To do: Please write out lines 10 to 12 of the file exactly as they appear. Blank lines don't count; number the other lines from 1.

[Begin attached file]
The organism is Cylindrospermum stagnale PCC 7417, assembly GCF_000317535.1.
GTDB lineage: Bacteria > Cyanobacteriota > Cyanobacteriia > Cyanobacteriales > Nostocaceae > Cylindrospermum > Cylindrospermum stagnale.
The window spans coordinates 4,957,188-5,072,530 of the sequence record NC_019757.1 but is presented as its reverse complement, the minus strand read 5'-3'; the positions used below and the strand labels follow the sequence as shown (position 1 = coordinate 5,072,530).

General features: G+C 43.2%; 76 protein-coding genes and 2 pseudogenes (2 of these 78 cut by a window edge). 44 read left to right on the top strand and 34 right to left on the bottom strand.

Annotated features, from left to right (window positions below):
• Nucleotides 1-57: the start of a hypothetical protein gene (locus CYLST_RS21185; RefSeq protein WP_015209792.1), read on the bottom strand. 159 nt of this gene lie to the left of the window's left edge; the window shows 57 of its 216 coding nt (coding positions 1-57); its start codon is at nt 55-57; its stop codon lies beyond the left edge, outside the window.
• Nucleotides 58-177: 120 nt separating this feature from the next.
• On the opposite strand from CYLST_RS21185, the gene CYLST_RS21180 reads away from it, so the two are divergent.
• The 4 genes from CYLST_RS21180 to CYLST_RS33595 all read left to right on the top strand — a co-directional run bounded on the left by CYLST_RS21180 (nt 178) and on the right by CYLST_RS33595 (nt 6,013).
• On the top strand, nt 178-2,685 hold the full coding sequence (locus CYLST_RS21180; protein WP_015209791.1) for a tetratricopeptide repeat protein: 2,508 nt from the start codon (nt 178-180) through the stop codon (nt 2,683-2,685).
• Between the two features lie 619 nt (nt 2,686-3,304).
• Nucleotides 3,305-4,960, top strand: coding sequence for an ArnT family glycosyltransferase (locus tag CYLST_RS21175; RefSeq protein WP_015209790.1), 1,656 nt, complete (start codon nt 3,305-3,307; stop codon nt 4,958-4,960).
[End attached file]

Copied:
• On the top strand, nt 178-2,685 hold the full coding sequence (locus CYLST_RS21180; protein WP_015209791.1) for a tetratricopeptide repeat protein: 2,508 nt from the start codon (nt 178-180) through the stop codon (nt 2,683-2,685).
• Between the two features lie 619 nt (nt 2,686-3,304).
• Nucleotides 3,305-4,960, top strand: coding sequence for an ArnT family glycosyltransferase (locus tag CYLST_RS21175; RefSeq protein WP_015209790.1), 1,656 nt, complete (start codon nt 3,305-3,307; stop codon nt 4,958-4,960).